In the exciting world of start-ups and small businesses, sometimes it's far too easy to forget about the ageing population when hiring. An obvious first thought is ‘cheap labour’ in the form of an ambitious and career hungry graduate. Of-course there is a strong place for these individuals, but equally, there is a place for the older, more experienced skilled demographic. The benefits of mixing these two generations together can be invaluable.
In order for companies to gain the benefits of a productive age-diverse workforce, people need to change their views around the outdated and hindering beliefs about older workers. Although generational differences may be a source of conflict in the workplace, these same differences can also become a source of strength and innovation.
Age diversity within teams can be positively related to performance when groups are involved in complex decision-making tasks, due to the fact that a broad range of opinions can reach a more informed decision. Bringing in older workers can help reduce the risk of a bad decision being made and help to look at things from a broader perspective. This should strike a chord with small businesses, especially start-ups, whose workforce is stereotypically dominated by individuals with less than 2 years experience. This is not denying the fact that the fresh-faced graduates have a lot to offer, and certainly do not lack enthusiasm. However, this should not overlook the wisdom built up over 25+ years in the working world.
Another considerable advantage to a multi-generational workforce is the possibility to transfer knowledge and skills through a mentoring relationship. Mentoring is a popular practise which occurs in businesses all shapes and sizes, and boasts many success stories. Alongside increasing job satisfaction and enhancing peer recognition, mentoring can assist an individual's development, far beyond the possibilities they may have had on their own. Older, more skilled workers can pass down valid advice and learnings from personal mistakes that can massively help to shape a young person starting out. This of course has an overarching benefit to the business, and mainly occurs when a balanced workforce of ages is present.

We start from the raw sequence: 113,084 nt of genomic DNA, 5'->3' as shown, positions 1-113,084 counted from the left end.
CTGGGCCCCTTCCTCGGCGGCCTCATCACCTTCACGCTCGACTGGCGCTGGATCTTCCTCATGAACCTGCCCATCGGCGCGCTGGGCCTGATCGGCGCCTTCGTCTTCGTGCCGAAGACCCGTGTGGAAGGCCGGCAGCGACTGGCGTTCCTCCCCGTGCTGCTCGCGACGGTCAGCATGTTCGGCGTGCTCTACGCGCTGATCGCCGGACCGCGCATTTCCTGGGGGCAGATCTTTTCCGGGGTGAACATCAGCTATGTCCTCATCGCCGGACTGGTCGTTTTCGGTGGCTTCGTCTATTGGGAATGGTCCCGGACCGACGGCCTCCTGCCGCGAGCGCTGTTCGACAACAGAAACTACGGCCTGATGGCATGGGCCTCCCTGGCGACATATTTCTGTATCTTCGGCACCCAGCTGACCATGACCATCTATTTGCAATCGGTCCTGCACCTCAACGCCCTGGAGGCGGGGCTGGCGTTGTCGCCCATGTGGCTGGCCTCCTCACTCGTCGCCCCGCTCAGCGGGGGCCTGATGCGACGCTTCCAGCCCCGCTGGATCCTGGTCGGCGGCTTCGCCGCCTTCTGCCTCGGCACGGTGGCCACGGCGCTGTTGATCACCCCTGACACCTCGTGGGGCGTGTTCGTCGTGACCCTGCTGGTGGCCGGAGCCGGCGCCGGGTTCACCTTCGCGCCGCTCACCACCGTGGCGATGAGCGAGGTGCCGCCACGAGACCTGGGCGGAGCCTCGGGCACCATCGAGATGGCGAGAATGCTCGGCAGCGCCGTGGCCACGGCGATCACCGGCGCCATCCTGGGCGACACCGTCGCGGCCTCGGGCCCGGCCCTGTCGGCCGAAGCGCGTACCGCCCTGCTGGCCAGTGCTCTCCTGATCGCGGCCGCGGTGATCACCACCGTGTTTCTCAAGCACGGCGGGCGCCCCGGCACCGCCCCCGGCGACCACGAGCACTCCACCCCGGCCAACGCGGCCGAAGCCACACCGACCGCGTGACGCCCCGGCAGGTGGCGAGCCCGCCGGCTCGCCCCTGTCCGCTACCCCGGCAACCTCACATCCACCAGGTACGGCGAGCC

It's clear that employees of different ages can bring different dimensions to the workplace, and what a millennial may struggle with, a 45-year-old could excel in. For instance, an experienced professional is likely to have built up resilience and an understanding of office politics. Getting to grips with the office dynamics, which aren't always too pleasant could take a while for someone early in the career to get used to. The benefit of hiring an more experienced individual, is that they could get up and running faster, which essentially is a cost saving to the business.
In addition to the notion of already having ‘business understanding and etiquette’ as it were, another point which gives the older generation an edge is the likelihood they will need less training and supervision. They will have experience of numerous managers with different styles and therefore learnt how to adapt and get cracking with the work. Although it's fantastic that graduates are eager to learn and ask lots of questions, certain jobs that need completing would be more suited to someone with a breadth of skill and expertise.
So, when you are next considering hiring an individual, whether that be full or part-time, really make sure you are evaluating what you need from the role and look at your current workforce. Is there diversity? Do you think you have a multi-generational team? The benefits are clear and shouldn’t be ignored, especially in a smaller business where key decisions are being made on a daily basis.